First the cake gets a crumb coat (above) and then later a second, clean layer of icing.
I applied the topper to the still-moist icing and then the cake was done!
The fondant topper doesn’t add too much extra thickness to the top of the cake and does not need to be removed for slicing. It’s also easily removable from the slice for anyone who doesn’t like the taste.
Henri is going to be 13(!!) on Saturday, so between now and then I’m going to share some of his past birthday cakes that haven’t hit the blog yet, with full tutorials for the ones that are possible. First up is this Tem Shop cake from his 8th birthday, back in 2017
The kids (and I, if I’m being honest) were bit hard by the huge phenomena that was Toby Fox’s Undertale. The name “Flowey” instantly evokes a bigger horrorscape than the trippy sequence in Fantasia, we use “determination” in more sentences than appropriate and often have Megalovania and the rest of the incredible soundtrack on repeat. For a while Henri’s favorite character was Temmie and in addition to adding “Hoi!” to nearly everything he said, he was determined to have a Tem Shop birthday cake.
A few days before his party I baked up 2 cakes in my usual way and set them aside so I could work on the fondant toppers.
I found a reference image from the game online:
Then I resized it to the scale of my cakes, using the baking dish as a guide.
The bottom third of the cake would be the black text box that’s always present on screen, so I scaled my reference image to fit 2/3 of the cake and printed it out.
I rolled out some white fondant onto my Wilton measuring mat, using my roller with spacers to get an even thickness. Then I used the blade tool from my gum paste tool set to carefully cut out each piece.
I set the pieces aside for a few days, flipping them over about twice per day, so they would harden. The more moisture that gets removed from the fondant prior to painting the better, since painting will add moisture and I don’t want the sugar to melt down.
Gel colors dilute super easily, so a tiny dab on a palette is often all you’ll need for beautiful, rich colors.
I painted each piece to match its in-game counterpart. Most are easy enough to eyeball but if ever you’re not sure of dimensions you can sketch lightly over the reference with the tip of a pin and emboss guide lines into the fondant.
Once the pieces were touch-dry I prepared the cake itself. First I gave it a crumb coat.
Then I tinted some icing to match the wood background of the shop and applied it over the shop section of the cake, making sure to apply it thick enough to lightly carve into without reaching the cake below.
I used a toothpick to score lines for the wood wall then diluted some brown gel color and carefully flooded it into the grooves.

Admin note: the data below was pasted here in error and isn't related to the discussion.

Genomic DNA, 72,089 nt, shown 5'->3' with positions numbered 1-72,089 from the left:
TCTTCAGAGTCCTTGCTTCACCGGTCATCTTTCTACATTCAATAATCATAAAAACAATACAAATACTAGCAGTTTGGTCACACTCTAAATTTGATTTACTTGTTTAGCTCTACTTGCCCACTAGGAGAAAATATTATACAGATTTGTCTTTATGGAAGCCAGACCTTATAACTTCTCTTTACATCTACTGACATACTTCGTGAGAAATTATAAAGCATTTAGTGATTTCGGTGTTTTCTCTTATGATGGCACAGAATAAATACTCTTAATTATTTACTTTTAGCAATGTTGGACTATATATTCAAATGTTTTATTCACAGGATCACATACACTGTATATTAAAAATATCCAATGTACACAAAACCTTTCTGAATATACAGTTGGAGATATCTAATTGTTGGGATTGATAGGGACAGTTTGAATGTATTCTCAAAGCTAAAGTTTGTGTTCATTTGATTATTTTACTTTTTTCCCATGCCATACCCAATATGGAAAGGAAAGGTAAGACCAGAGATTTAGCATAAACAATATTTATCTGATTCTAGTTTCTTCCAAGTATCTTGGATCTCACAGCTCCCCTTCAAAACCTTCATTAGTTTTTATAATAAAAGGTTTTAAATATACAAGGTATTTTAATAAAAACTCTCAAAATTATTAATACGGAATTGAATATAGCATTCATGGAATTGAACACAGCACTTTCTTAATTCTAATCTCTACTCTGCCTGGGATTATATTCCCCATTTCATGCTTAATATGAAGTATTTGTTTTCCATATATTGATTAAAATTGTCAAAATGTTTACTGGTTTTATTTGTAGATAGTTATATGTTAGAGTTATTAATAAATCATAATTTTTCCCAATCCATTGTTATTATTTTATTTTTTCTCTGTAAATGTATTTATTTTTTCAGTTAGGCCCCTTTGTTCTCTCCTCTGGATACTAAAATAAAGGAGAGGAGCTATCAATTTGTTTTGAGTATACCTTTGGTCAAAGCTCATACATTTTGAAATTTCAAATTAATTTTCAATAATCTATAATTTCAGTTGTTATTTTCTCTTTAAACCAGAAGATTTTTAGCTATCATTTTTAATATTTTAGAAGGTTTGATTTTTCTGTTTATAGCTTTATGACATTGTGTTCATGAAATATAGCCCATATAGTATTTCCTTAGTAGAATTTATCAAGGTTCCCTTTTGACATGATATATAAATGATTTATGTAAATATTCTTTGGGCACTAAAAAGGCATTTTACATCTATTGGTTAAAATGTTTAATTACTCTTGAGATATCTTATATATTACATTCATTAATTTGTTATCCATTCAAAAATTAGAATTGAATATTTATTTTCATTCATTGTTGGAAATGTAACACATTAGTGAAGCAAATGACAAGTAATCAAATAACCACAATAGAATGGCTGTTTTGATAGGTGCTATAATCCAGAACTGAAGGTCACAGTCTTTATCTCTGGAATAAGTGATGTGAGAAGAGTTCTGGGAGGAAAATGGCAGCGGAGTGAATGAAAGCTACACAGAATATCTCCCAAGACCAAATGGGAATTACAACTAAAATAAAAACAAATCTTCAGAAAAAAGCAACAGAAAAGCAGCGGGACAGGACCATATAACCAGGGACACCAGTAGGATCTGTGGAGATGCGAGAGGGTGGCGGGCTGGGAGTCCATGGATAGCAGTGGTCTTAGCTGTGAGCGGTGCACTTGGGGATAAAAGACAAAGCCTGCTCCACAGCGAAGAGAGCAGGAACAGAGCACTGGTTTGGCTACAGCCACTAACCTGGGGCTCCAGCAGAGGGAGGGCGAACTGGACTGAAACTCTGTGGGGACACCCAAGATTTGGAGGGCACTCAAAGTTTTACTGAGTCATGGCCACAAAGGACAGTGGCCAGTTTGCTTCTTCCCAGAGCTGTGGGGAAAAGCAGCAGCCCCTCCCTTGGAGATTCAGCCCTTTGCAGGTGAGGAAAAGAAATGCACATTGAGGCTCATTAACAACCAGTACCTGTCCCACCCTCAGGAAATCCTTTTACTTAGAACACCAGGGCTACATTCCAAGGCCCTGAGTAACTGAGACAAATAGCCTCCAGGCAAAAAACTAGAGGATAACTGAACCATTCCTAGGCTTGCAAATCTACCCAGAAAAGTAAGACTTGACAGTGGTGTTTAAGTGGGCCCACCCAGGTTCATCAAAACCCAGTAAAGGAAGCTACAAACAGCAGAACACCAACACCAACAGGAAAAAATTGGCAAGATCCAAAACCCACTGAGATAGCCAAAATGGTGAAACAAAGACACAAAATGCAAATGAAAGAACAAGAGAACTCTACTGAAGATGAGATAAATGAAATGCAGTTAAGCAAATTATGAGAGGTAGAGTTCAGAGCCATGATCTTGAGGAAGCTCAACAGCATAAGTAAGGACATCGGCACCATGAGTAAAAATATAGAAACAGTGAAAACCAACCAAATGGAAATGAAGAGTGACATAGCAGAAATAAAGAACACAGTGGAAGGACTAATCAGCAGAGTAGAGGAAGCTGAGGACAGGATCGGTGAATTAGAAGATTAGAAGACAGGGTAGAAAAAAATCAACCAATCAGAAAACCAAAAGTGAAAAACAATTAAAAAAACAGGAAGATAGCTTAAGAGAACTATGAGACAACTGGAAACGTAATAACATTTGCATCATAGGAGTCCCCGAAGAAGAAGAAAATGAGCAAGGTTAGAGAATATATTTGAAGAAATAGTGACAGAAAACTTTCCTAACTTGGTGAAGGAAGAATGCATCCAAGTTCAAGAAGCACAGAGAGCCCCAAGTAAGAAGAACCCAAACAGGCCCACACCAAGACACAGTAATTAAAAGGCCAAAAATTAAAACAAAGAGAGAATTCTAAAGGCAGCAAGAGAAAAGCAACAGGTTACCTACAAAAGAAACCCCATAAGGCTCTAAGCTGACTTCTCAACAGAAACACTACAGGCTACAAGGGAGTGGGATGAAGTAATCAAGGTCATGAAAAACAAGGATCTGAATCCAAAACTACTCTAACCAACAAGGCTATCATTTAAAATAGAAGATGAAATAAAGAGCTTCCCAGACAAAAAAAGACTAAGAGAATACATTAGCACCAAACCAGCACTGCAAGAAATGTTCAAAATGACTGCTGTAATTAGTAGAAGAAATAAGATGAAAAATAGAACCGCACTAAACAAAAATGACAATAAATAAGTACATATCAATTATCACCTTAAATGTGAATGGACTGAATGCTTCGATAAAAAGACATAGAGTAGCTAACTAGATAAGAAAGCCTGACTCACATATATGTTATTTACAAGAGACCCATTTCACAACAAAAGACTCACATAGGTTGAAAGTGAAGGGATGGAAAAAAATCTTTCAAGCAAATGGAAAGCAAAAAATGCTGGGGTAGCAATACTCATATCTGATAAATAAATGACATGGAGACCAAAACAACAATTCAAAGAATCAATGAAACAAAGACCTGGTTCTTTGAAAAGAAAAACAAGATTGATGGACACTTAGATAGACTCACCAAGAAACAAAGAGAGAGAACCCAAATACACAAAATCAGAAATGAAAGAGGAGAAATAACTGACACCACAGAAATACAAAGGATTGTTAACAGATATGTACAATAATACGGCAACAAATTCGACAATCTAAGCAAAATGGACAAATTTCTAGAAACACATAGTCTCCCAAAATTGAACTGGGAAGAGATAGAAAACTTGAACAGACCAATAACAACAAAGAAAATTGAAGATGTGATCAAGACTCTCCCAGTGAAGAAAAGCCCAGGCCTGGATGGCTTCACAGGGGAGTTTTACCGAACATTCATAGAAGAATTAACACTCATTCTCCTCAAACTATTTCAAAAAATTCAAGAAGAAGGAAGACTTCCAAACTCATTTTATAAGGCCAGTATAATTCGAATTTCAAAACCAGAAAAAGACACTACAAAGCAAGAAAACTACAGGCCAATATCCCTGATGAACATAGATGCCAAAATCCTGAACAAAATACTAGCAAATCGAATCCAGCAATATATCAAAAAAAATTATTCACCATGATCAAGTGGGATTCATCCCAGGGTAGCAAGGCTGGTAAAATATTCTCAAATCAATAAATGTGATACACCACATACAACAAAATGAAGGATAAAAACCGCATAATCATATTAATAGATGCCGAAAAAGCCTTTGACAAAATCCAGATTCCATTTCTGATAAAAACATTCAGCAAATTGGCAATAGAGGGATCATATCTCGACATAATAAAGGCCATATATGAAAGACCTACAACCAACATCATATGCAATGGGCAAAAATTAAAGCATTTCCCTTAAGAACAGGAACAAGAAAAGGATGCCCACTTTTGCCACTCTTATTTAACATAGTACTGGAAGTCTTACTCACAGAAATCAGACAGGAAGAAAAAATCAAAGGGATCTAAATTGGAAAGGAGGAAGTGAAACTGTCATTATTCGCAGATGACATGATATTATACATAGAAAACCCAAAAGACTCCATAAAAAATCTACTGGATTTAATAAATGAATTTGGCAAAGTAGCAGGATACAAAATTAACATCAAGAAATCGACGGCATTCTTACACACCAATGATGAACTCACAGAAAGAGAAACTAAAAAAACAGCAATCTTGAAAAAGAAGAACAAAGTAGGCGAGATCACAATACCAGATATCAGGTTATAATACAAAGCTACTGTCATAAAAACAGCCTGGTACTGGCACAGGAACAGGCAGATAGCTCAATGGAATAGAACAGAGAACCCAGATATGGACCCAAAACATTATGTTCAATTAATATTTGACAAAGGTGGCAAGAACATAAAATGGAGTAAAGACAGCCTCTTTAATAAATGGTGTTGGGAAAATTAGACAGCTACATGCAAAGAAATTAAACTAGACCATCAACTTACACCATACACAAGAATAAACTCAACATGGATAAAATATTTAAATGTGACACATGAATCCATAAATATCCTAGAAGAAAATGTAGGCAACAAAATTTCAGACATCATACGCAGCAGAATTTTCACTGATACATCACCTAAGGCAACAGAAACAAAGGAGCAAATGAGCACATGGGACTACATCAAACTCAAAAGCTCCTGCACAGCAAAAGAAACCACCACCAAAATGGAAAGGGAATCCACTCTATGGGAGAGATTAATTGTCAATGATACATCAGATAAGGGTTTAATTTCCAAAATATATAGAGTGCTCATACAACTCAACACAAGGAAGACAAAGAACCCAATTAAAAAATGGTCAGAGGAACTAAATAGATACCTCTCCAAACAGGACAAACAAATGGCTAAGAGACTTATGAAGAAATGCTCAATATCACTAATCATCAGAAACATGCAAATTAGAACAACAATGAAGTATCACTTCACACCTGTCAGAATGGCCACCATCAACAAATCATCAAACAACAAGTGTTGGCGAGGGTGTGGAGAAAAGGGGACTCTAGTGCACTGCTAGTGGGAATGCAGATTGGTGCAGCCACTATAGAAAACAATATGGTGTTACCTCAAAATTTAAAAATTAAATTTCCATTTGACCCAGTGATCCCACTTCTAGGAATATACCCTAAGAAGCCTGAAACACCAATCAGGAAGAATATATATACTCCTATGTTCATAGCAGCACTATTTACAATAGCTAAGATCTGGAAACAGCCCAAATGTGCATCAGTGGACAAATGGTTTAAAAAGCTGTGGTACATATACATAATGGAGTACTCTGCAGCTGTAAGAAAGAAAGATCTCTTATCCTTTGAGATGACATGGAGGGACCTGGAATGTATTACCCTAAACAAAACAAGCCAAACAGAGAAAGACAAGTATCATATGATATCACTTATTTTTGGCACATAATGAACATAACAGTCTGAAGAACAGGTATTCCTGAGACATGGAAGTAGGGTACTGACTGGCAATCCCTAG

The final touch was to add some nail heads, and the wall portion was done.
After that I tinted icing black for the text box.
Pro tip: if you start with chocolate icing (instead of white vanilla) you’ll use much less black coloring, which will avoid any bitter taste in the icing.
I covered the remaining part of the cake in black, and then added the figures, and then finished up the outside and edges of the cake with white icing to clean everything up.
If you add the fondant toppers while the icing is still moist, they’ll stick in place without issue. If your icing has already started to crust over then you can paint a little bit of water on the back of the fondant and that will adhere it in place. Try to avoid getting too close to the edges with the water, so it doesn’t leak out around the edges and cause bleeding onto the base icing.
Final step was to use a set of mini alphabet cutters to cut out the message in Temmie’s mixed-caps word style.
Again, for reference, here’s the image of the Tem Shop in the game:
Today, December 15, is one of the many days recognized as “National Cupcake Day”. We’re also halfway to the holidays! In case you’re planning on bringing a little home-baking to your celebrations, here’s a quick and easy little tip to help you out.
Picture it. You’ve baked a dozen (or more) mini cupcakes. They’re all iced and decorated and smelling delicious. But you don’t have a cupcake carrier and your largest Tupperware is already in use! What do you do?
I know what you’re thinking. “If this is about cupcakes, why are you showing me egg cartons?”
Ahhh because those aren’t eggs inside!
Ok ok, so I know what you’re thinking now. “Sure, it’s an easy way to get them to wherever I’m going, but how am I going to get them out afterwards? Won’t I squish the cupcakes? If I tug on the fondant toppers won’t they just pop off the icing? And what if I only have icing on top? I can’t very well grab THAT, now can I?”
Ahh don’t worry, I’ve got you covered! It’s as easy as…
Of course it does take a quick moment of prep, so let’s rewind.
First, make your toppers. These were for Jakob’s 7th birthday, when he was super into Adventure Time. His birthday cakes 2 years in a row were AT-themed, and these cupcakes were a little extra treat to surprise his class at school (back when we were able to do that).
As always when making most toppers (Pitfall cake, Charlie and Lola cake, Minecraft cake, etc) I recommend making them a few days in advance. Not only will this allow the fondant to harden, making placement easier, but it will also help prevent the fondant from absorbing moisture from the icing (or water/fondant glue) and disintegrate on you.
The Gunter toppers are pretty simple to make. Roll out some white fondant and use a circle cutter in your desired size for his face. I went with a cutter the size of the top of my mini cupcakes. I like to use a fondant roller with levelers but you can eyeball it. Roll your white fondant scraps a bit thinner and use your smallest cutter for the eye shine. For my size cupcakes I used a large smoothie straw for the eyes so a regular straw was perfect for the white shiny dots. Set the white circles aside and roll out some black fondant. Use the same cutter as for the head to cut one black circle for each face, and then shift it down a bit and cut away most of it to create a crescent moon-type shape. Use water or fondant glue to attach the black crescent to the white face, and then use the remaining black to cut out his eyes. Attach the eyes to the face and then the eye shine to the eyes. Finally get some yellow fondant (or tint the scraps of your white) and use your fingers to pinch off tiny pieces and roll them into mini cones for his beak. The cutters do the bulk of the work for you and assembly is pretty fast, making this a really simple design.